A most peaceful revolution

Art by Jason Benjamin (@perfecthue)

Make no mistake, Bitcoiners are revolutionaries

Libertarians had it all wrong. They sought to shrink the State’s influence by participating in the democratic process. This has been and remains a hopeless, Sisyphean task. Like Tolkien’s Ungoliant, the State hungers without limit, and its most engaged constituents duly reward it with votes for more growth, receiving in exchange ever-greater entitlements. Libertarians are, in a word, stuffed. Like the creeping gelatinous menace in The Blob, the State grows regardless of what you throw at it. Participating in democratic processes empowers it and entrenches the Orderly Civic Ritual as the only legitimate mode of political engagement.

Legality of Bitcoin — Green: permissive; Orange: some restrictions; Pink: contentious; Red: Hostile. (Source)

Cryptocurrency tilts at the State

Just as sixteenth century Protestants began to question the official doctrine of indulgences and the scope of the Pope’s authority, so too came to wonder a ragged bunch of nerds and cypherpunks: is inflation really necessary? In a free market economy, should central banks really have the right to arbitrarily set the price of money? Should the State really have full discretion over one’s saving and spending? Should savers really be forced to trust banks (and ultimately, the taxpayer) to redeem and honor their savings? What does an entry in a bank’s database really mean?

Rare image of Bitcoin in physical form
Source: https://dolartoday.com

Not for the faint of heart

Because of the extremely high stakes, reinventing a monetary system is a profoundly unpleasant task. It takes irrational zeal and an unwavering commitment to a firm vision of the future. Given the immensity of this task, and the existential threat it poses to the state, only the most committed could possibly take up the cause. The great sin of altcoiners is not that they backed the wrong horse, but that they did so with insufficient conviction. They sold a dream that they themselves did not truly believe.

The only questions that matter

After ten years of experimentation, misallocated capital, and hubris, we have learned valuable lessons about value accrual. The scientists and engineers mistook the monetary and political revolution for a technological one. Their experiments were impregnated with an insistent prescriptivism:

  • why are you choosing to reject all of the alternatives and proposing to replace them with your own?
  • from where do you derive your authority?
  • how are you enshrining fairness and equality of opportunity in the distribution of this new money?
  • how will you ensure that the system is free from corruption when even the U.S. Federal Reserve is vulnerable to political capture?
Above: a list of all the utility tokens that fulfilled their stated purpose and saw meaningful adoption

Values set Bitcoin apart

So what are these values that Bitcoiners hold dear? Bitcoinism is an emergent political and economic philosophy combining strains of Austrian economics, libertarianism, an appreciation for strong property rights, contractarianism, and a philosophy of individual self-reliance. Some libertarians will recoil at social contract theory, understanding it to be coercive (since one is not actually offered a political contract to sign at birth or at maturity). Not so with Bitcoin. No one is defaulted in: it offers a fairly explicit contract to would-be users. You have the right but not the obligation to participate in the most transparent, auditable, debasement-free, and and well-defined monetary system the world has ever known.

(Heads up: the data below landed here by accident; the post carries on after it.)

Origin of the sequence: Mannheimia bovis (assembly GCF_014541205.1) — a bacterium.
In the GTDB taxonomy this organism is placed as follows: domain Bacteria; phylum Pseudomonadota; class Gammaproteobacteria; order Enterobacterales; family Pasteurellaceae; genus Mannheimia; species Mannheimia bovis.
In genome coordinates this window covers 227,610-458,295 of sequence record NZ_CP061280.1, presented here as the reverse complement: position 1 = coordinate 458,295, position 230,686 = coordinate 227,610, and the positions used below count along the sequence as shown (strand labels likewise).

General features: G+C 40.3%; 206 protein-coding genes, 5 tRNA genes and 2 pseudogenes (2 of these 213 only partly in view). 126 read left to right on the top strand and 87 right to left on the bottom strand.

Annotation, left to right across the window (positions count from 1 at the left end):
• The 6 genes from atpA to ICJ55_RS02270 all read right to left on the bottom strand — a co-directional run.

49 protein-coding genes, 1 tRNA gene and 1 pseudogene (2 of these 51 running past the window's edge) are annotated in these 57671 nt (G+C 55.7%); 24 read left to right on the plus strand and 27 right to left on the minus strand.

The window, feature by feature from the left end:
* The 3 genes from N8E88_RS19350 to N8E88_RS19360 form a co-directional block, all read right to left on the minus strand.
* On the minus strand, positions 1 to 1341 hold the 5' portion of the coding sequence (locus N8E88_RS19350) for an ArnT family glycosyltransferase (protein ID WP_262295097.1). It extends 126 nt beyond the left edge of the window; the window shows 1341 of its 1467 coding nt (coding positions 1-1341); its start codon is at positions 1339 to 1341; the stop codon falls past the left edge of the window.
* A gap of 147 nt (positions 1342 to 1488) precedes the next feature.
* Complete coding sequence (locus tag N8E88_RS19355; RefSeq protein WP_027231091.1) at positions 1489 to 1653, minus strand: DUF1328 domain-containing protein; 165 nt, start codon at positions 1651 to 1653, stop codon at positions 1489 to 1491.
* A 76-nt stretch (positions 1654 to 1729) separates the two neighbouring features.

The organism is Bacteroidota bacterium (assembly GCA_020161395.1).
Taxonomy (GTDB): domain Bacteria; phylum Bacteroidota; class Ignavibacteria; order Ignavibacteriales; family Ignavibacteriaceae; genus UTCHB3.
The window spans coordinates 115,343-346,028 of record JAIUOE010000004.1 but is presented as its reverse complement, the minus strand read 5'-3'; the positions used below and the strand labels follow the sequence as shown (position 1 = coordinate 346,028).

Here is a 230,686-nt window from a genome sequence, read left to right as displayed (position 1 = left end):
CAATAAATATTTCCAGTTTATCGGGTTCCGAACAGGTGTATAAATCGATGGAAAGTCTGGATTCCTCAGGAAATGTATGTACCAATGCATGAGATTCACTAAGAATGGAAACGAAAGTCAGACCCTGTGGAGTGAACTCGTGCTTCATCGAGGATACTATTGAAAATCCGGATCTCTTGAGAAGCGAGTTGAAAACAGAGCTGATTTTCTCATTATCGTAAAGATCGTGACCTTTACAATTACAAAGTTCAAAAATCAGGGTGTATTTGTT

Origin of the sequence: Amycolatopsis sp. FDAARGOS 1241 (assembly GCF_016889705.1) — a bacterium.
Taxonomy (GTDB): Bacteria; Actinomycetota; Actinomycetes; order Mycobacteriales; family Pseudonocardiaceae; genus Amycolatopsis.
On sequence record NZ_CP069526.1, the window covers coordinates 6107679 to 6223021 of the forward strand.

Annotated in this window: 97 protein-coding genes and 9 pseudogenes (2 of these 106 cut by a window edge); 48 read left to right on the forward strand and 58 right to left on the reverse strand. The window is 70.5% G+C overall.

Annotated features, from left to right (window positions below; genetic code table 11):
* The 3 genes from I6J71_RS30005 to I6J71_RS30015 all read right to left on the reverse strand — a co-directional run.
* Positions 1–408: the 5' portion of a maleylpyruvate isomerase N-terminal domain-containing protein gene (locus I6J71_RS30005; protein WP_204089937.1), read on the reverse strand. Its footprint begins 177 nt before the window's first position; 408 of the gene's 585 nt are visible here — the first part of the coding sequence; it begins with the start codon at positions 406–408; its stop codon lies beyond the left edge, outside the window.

Damned if they do, damned if they don’t

Let’s say major countries colluded to ban Bitcoin. This would merely turn Bitcoin into a black market commodity. But it would not be sufficient to obliterate it. Consider for a second another widely banned commodity, reliant on significant energy for creation, produced by a mixture of industrial and informal entities, chiefly circulated on the black market, enjoyed by millions. I’m referring of course to cannabis, and you can probably obtain it from a dealer nearby — legal or not — in under 30 minutes. To believe a ban would abate Bitcoin’s popularity is comical. It would only reinforce Bitcoin’s literal raison d’être: protection from the whims of the capricious State. A State so obviously threatened by a financial commodity would reveal itself to the world as paranoid and controlling, making its true parasitic nature very clear.

At your disposal: the always-on financial machine

Negative interest rates are now orthodoxy at virtually all central banks in developed countries. The IMF openly speculates about how to impose ever-deeper negative rates, including the forced depreciation of physical cash. Regardless of whether you believe savers have a divine right to a positive yield, they certainly start to bristle when you propose confiscating their savings. If arbitrarily negative rates are permissible to achieve policy outcomes, at what point do central banks pause for breath and give savers a reprieve? Already in untrammeled territory, it seems unlikely any restraint will materialize this ends-justify-the-means approach to monetary policy.

  • Miners have cumulatively collected $14 billion in exchange for their services in securing the network
  • The average cost basis of all Bitcoin holders is approximately $100 billion
  • The market value of all outstanding bitcoins is approximately $190 billion
  • The network has settled roughly $2 trillion worth of transactions
  • The Bitcoin network now produces 80 exahashes per second (that’s 8 * 10¹⁹ hashes). These hashes cost about $19.8 million dollars a day on highly specialized equipment

Partner, Castle Island Ventures. Cofounder, Coinmetrics.io

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